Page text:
This week I met with a Noongar elder to share the details of a forthcoming book that, in part, will chronicle our shared stories. Myrtle Yarran and I talked about a time more than 70 years ago when her father and mine first met at the little wheatbelt railway siding of Badjaling. Here’s what I read to her:
It had been a tiring day for Bob Mead. He had been fox hunting all day and was walking along a dusty road towards his home at Badjaling. Foxes were an introduced species, and they caused a lot of trouble to the farmers who worked in the area, so Bob found some satisfaction in proving his hunting skills and at the same time collecting a small payment from the white farmers who hired him. The Nyungar people were barely recognised by the farmers, but they were considered useful when it came to getting rid of pests like foxes.
As he made his way to Badjaling, with a bundle of fox carcasses dragging behind him, Bob spotted the new school teacher. He was a young man, only twenty-one years of age, but already going bald at the front. They chatted for a while about the fox hunting expedition, then, with a twinkle in his eye the Nyungar elder said: “Mr Douglas, say ngangk!” The young Irishman had been told that the Badjaling people only spoke English; this was his first realisation that while English was used widely, there was something about these people that he had yet to learn.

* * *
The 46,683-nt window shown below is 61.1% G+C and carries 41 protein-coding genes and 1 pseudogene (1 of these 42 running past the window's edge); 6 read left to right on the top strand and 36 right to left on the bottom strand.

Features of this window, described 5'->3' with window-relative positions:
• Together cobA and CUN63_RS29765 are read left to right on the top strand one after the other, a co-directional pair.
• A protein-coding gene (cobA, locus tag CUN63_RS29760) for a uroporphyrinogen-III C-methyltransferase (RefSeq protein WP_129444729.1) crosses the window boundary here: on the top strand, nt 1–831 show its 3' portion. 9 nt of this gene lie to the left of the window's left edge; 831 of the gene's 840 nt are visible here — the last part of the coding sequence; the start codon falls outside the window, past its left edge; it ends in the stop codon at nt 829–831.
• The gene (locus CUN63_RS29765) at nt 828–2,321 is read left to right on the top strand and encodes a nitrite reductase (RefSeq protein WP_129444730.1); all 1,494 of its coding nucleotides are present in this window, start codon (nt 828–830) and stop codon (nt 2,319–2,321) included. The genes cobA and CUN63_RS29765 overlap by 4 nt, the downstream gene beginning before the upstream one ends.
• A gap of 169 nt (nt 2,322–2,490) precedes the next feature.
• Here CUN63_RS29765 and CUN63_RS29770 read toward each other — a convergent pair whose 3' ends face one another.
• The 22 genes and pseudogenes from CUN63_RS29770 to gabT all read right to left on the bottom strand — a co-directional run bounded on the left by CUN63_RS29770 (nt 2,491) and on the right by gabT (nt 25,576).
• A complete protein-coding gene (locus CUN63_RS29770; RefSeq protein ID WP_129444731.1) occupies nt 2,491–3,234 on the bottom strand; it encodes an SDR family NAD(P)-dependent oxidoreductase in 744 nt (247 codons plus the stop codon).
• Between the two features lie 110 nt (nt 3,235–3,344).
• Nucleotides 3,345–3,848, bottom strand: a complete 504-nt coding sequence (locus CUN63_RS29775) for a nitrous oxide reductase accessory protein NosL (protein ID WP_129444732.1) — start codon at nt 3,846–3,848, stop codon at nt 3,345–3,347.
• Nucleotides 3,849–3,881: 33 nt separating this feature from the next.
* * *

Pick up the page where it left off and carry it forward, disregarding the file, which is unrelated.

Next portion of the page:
His first attempt at repeating the word Bob had asked him to say wasn’t too successful, so Bob called over his seven-year-old son Aubrey, one of the thirty-eight children who attended the tiny corrugated iron school now in the hands of this young teacher. Aubrey screwed up his nose and said, “ngangk.” The teacher screwed up his nose and tried again to repeat the word.
“When you can say that word, I’ll teach you another one,” Bob said. “Ngangk is our Nyungar word for mother, and it’s also the word for the sun in the sky because the sun is the mother of us all.” Wilf Douglas had received his first lesson in both the Nyungar language and traditional Nyungar beliefs.
When my Dad received the gift of that first word from Myrtle’s Dad, few people had ever written the Noongar language. He took that gift with appreciation and over many years wrote down and described the language, giving it back to the custodians of that language in a format that would help preserve it forever.
Each day we receive gifts from the people around us – a kind word, a shared story, an expression of concern or love. When someone shares a word, don’t brush it off or disregard what was said. Receive it as a gift. These are blessings that represent something of the person who has made the gift, but they are not gifts for us to hold for ourselves. As we receive them we have a responsibility to consider how we can return them with an added blessing.